Things Fall Apart as a Postcolonial Novel

Things fall apart as a post colonial novel

Nigerian novelist Chinua Achebe’s first book, “Things Fall Apart”, was released in 1958. It shows life before colonization in the southeast of Nigeria and the European invasion in the late 19th century. The story centers on Okonkwo, an Igbo man who is also a champion in wrestling in his locality. The book is divided into three sections: before colonization, during colonization, and after colonization. The first section introduces Okonkwo, his parents, and the larger Igbo community while the second and third sections discuss the impact of European colonialism and Christian missionaries on them.

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Pre-Raphaelite brotherhood

Pre-Raphaelite Brotherhood

William Holman Hunt, John Everett Millais, and Dante Gabriel Rossetti, three Royal Academy students, founded the Brotherhood in 1848 with the goal of reforming the Victorian art world by reviving the pure, uncomplicated art of the Middle Ages. At the Royal Academy and Free Exhibition Show in London in 1849, The Brotherhood made its debut. The initials “PRB” were used by the three men to sign their artworks in addition to their signatures.

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Oxford Movement in English Literature

Oxford Movement in English Literature

John Henry Newman, the most famous member of the Oxford Movement, and Edward Bouverie Pusey, who only later joined the movement and would supersede Newman as head after Newman’s 1845 conversion to Catholicism, both lectured at Oriel College in Oxford.

Characteristics of Metaphysical Poetry

Characteristics of Metaphysical poetry

In poetry, the word metaphysical or metaphysics is particularly essential. “Physics” signifies “physical nature,” and “meta” signifies “beyond.” Metaphysical poetry is poetry that investigates the spiritual realm beyond the material realm of the senses.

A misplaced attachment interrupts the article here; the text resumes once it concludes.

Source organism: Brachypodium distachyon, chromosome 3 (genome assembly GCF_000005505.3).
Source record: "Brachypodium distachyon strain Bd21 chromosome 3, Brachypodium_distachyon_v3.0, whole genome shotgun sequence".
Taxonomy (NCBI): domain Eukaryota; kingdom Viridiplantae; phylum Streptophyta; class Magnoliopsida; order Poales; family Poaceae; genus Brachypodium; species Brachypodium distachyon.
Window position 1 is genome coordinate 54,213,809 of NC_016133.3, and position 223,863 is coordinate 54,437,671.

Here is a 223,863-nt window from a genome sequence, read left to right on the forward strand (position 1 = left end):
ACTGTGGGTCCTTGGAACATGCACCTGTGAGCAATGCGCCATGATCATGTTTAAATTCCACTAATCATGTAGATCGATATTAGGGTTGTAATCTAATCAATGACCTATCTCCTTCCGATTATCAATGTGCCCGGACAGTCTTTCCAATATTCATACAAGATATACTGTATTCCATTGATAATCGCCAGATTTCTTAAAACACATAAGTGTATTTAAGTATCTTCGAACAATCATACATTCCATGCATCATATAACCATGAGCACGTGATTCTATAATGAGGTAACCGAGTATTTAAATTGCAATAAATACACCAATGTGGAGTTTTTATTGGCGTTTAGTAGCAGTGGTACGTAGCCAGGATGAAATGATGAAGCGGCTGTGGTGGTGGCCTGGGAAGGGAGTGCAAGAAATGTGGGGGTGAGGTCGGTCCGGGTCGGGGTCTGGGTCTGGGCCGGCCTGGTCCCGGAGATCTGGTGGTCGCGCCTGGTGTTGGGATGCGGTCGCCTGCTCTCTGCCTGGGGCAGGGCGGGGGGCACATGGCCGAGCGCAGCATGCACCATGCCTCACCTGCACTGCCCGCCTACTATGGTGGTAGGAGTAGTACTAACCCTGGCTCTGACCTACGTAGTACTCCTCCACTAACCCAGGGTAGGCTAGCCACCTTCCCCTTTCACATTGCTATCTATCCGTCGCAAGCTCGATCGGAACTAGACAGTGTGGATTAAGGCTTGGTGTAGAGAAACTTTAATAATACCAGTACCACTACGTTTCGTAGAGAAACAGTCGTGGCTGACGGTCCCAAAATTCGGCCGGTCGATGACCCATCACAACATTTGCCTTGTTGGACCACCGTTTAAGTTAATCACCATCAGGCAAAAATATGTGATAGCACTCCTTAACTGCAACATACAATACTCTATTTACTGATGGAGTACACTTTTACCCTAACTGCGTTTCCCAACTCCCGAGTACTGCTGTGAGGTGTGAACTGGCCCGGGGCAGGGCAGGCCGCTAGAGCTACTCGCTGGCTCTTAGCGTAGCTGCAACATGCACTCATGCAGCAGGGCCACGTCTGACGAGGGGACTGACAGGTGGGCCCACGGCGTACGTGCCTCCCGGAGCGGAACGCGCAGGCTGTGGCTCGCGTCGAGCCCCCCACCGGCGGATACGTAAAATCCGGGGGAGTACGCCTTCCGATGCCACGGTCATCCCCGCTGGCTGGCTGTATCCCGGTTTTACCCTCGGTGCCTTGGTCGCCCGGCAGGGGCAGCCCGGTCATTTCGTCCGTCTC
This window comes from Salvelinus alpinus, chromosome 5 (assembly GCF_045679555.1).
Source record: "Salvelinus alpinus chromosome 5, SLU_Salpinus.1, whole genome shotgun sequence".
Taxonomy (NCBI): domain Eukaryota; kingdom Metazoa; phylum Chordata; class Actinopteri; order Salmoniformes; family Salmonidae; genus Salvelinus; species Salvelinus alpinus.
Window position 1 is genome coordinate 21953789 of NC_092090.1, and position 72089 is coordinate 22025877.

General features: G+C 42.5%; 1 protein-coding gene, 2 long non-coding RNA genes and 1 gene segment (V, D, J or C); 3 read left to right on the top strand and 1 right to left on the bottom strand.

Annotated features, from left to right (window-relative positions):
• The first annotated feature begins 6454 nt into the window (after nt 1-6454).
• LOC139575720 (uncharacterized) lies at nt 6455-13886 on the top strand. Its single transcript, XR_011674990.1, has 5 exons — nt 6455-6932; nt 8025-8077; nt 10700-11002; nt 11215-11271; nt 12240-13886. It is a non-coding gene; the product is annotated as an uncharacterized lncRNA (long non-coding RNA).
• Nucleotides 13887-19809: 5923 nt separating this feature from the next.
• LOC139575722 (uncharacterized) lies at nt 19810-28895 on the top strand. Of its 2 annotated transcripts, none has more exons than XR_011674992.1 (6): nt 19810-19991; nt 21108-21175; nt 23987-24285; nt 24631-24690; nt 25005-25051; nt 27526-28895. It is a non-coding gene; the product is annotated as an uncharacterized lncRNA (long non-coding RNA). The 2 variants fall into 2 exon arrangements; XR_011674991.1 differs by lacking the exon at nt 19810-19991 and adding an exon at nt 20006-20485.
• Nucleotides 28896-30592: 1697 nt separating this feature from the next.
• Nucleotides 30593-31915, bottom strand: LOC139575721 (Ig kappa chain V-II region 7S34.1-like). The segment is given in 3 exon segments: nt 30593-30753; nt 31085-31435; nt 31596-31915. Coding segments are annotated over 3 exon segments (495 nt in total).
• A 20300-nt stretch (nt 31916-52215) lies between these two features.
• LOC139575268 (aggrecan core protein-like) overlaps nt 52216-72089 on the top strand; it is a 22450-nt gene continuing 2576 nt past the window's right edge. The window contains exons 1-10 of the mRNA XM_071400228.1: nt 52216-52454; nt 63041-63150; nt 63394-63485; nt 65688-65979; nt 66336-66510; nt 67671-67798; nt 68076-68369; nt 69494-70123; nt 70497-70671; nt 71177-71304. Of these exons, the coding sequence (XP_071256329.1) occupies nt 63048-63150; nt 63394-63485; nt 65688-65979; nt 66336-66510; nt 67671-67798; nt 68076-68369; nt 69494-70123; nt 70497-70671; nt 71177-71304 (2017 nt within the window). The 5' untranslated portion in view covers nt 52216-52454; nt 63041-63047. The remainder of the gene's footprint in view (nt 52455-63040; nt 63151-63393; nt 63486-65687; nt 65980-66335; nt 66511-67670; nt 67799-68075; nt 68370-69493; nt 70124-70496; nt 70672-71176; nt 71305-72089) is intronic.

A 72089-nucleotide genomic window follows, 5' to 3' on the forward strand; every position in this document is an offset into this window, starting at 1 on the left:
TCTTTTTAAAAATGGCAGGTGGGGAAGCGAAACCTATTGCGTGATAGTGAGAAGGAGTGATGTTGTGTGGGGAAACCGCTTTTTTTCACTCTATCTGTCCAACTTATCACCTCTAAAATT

Feminism in Literature | Feminist Criticism

Feminism in Literature

Feminism is a broad term that investigates women’s position in society and fights for their rights and opportunities. The study of how literary texts depict or disregard women, support or challenge prejudices, has been the core activity of feminist criticism. “Feminist Criticism is a political act whose aim is not simply to interpret the world but to change it, by changing the consciousness of those who read and their relation to what they read,” writes Judith Fetterley in her book “The Resisting Reader”

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Ode to Autumn by John Keats summary

Ode to Autumn by John Keats summary

John Keats wrote Ode to Autumn in September 1819. John Keats depicts the various qualities of autumn and its development through time in this poem, “Ode to Autumn.” Keats employed rich imagery throughout the poem to stimulate the reader’s attention as well as appeal to the sensations of sight and taste. Ode to Autumn is a unique way of appreciating autumn. We’re all acquainted with Thomas Hardy’s portrayal of autumn as dark, chill, and lonely, as well as the terrible sensation of growing old and approaching death. Keats, on the other hand, perceives the opposite side of the coin. He sees autumn as:  “Season of mists and mellow fruitfulness/close bosom friend of the maturing sun”.

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John Donne as a Metaphysical poet

John Donne as a Metaphysical Poet

Metaphysical poetry is an outpouring of dissatisfaction with Elizabethan poetry’s traditional structure and content. By metaphysical poetry, we mean a new school of poetry that includes elements such as a sudden and striking start, difficulty, dramatic quality, combining of desire and intelligence, reasoning and wit, conceits and illustrations, conceptual and descriptive tone, and the use of colloquial language, among others. In order to assess Donne as a metaphysical poet, we must engage in an analytical assessment of his main poems and their qualities.

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